1

The following paper is one of the main literature that discussed statistical significance tests. Dietterich, T. G. (1998). Approximate statistical tests for comparing supervised classification learning algorithms. Neural Computation, 10(7), 1895–1923. https://sci2s.ugr.es/keel/pdf/algorithm/articulo/dietterich1998.pdf


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This page of the documentation of scikit-learn has a pretty nice visual explanation of what are the differences between cross-validation sampling approaches. Here are some images for the methods you asked taken from the mentioned page. As you can see, with KFold CV you divide the data in equal parts and pick train and test sets. For this method, I suggest ...


13

Given that the size of the training sample ($n_{training}$) is smaller than the size of the entire sample ($n$) $$ n_{training}<n, $$ the parameter estimates based on training subsamples in CV (be it LOO or K-fold) will in expectation be less accurate/precise than these based on the entire sample. This will cause the prediction loss from the model ...


0

To complete Adam Sampson answer, I should add that (not) oversampling the validation set is regard to the metric you use and the minority class. If the POSITIVE in minority and you want to maximize the F1, recall, or precision, you do not need to oversample the validation set; but if NEGATIVE is minority (like you case with 266 NO), you may need to do ...


3

You aren't adding negative correlation correlation between observation and mean, you're taking out positive correlation between observation and mean. The whole problem with not doing cross-validation is that if you have n data points, then each time you do a prediction for one of the data points, 1/n of the prediction is coming from itself, so you're over ...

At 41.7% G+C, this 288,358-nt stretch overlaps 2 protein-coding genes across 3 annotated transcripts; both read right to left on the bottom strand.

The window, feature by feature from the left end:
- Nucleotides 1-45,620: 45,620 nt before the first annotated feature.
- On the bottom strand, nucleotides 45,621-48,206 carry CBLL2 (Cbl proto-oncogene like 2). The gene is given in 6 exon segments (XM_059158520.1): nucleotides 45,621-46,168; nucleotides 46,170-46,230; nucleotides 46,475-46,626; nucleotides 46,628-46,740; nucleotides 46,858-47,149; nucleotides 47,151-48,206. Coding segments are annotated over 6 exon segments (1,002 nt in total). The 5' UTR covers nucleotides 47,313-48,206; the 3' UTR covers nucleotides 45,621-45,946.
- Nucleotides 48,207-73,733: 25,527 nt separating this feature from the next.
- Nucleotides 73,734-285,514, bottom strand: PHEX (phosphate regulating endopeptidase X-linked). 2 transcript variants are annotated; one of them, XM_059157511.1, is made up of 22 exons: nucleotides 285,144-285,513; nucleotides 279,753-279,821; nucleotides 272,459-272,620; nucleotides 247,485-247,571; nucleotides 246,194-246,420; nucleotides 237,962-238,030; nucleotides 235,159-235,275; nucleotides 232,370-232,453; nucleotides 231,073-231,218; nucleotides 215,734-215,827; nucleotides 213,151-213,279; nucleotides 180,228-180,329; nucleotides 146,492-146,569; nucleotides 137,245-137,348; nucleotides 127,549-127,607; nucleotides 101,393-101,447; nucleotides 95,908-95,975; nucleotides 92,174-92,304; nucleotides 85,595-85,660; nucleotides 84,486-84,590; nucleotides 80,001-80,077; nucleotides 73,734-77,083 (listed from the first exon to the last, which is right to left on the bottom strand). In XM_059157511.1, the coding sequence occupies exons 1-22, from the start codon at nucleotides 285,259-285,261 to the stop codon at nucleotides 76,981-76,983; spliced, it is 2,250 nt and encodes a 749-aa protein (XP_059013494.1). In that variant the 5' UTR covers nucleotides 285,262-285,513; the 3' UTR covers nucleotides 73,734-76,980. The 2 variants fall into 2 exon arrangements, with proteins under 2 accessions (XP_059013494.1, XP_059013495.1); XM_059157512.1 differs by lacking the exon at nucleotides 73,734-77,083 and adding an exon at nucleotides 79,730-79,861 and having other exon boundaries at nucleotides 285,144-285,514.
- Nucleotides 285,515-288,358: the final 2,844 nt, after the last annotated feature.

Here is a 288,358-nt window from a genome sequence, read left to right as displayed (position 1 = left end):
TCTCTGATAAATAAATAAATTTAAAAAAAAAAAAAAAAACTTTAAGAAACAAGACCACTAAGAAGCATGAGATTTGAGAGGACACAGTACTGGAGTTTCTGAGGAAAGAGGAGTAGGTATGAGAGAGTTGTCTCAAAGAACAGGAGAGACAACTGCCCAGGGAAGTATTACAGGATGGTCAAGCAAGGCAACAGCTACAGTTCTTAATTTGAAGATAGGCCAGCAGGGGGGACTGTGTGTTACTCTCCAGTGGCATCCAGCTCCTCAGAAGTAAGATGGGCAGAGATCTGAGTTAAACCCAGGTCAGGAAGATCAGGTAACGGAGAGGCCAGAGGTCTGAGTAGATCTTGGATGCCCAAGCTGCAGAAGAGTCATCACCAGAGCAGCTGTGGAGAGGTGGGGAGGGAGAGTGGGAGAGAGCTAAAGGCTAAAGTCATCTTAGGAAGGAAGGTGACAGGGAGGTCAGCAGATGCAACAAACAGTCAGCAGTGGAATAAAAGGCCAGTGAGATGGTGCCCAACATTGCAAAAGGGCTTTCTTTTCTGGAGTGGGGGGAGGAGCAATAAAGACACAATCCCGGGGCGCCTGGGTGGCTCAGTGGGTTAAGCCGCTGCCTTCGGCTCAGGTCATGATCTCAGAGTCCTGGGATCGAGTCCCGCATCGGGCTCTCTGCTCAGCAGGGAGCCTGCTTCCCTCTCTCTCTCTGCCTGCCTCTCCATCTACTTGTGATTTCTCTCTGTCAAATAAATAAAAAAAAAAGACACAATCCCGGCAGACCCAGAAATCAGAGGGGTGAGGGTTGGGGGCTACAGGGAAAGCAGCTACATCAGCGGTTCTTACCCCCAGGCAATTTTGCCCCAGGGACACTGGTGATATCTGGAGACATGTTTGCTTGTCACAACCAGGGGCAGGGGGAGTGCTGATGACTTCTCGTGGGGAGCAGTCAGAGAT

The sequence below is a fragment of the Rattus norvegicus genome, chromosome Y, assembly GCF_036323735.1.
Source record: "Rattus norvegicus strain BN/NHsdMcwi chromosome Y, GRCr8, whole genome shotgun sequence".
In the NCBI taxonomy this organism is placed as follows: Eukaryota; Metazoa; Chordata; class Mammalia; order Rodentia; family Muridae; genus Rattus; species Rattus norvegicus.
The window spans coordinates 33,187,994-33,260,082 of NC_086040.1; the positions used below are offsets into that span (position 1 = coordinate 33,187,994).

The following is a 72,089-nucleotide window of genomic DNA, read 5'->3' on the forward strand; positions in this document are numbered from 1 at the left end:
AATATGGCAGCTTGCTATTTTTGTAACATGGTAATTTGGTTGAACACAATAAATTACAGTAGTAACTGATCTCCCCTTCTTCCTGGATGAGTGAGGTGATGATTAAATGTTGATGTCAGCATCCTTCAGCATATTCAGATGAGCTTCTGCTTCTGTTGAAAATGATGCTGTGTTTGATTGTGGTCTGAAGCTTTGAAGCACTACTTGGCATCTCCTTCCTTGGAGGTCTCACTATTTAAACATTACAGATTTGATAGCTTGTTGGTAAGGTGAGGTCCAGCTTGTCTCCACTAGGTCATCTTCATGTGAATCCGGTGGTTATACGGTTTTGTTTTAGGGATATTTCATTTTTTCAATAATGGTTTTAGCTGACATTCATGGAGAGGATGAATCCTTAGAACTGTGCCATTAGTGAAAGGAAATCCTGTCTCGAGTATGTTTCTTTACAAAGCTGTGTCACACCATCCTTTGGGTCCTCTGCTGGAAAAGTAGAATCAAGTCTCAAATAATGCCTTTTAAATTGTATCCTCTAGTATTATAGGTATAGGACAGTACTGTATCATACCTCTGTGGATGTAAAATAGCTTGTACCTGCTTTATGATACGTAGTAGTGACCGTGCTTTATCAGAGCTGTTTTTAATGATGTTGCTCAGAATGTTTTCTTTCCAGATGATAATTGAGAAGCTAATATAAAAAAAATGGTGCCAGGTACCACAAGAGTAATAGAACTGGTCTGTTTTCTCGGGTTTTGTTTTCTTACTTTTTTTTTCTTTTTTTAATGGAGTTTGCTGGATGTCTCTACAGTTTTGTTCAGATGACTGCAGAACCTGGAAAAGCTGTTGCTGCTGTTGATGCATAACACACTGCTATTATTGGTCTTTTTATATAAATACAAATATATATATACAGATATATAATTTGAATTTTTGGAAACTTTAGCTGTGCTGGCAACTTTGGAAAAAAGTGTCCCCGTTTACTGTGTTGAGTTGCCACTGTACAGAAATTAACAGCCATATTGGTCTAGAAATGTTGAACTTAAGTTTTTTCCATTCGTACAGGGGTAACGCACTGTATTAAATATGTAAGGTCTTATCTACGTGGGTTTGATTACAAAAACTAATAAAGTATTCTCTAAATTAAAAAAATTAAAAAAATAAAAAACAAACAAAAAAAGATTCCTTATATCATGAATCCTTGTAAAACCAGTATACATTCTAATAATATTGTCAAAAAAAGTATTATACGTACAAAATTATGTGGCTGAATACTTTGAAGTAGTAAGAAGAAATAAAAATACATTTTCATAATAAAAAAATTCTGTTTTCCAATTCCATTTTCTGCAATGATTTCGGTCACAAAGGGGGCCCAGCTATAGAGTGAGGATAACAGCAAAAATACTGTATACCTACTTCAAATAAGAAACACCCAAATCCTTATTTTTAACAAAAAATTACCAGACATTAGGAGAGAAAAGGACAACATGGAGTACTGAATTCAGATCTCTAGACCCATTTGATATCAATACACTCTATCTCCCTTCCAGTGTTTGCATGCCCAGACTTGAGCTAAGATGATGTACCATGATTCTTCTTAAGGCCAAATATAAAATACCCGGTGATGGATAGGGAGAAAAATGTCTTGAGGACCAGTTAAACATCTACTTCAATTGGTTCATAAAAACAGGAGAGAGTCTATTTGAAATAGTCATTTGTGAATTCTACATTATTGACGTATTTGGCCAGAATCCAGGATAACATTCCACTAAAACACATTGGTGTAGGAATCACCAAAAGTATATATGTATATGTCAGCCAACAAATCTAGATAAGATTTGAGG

1

This blog talks about models being "y-aware". Essentially, anytime you use the outcomes to make a decision about the model, then that data can not be used in subsequent steps of model selection/development. Because the process you describe is essentially a form of hyperparameter optimization, then your model selection process is y-aware. Therefore, your ...


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This effect not only occurs in leave-one-out but k-fold cross-validation (CV) in general. Your training and your validation sets are not independent because any observation being allocated to your validation set obviously influences your training set (since it is being taken out from it). To which extend this is the case depends on your data and predictor. ...


2

You need to check the accuracy difference between train and test set for each fold result. If your model gives you high training accuracy but low test accuracy so your model is overfitting. If your model does not give good training accuracy you can say your model is underfitting. GridSearchCV is trying to find the best hyperparameters for your model. To do ...


1

Your approach is not wrong, though I would suggest a different interpretation. Those cases with higher probability values are ‘more likely to be defective, given the data’ rather than those cases are ‘most defective’. It is binary classification after all, and your training data either was or was not defective.


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Cross validation, as you have seen, involves randomization. Therefore, any result derived from it will have some randomness. It is always good practice to repeat cross validation a couple of times (e.g., using different RNG seeds) to see how strong this randomness is. If you have a small dataset, or a large model, your randomness will be larger than with a ...


0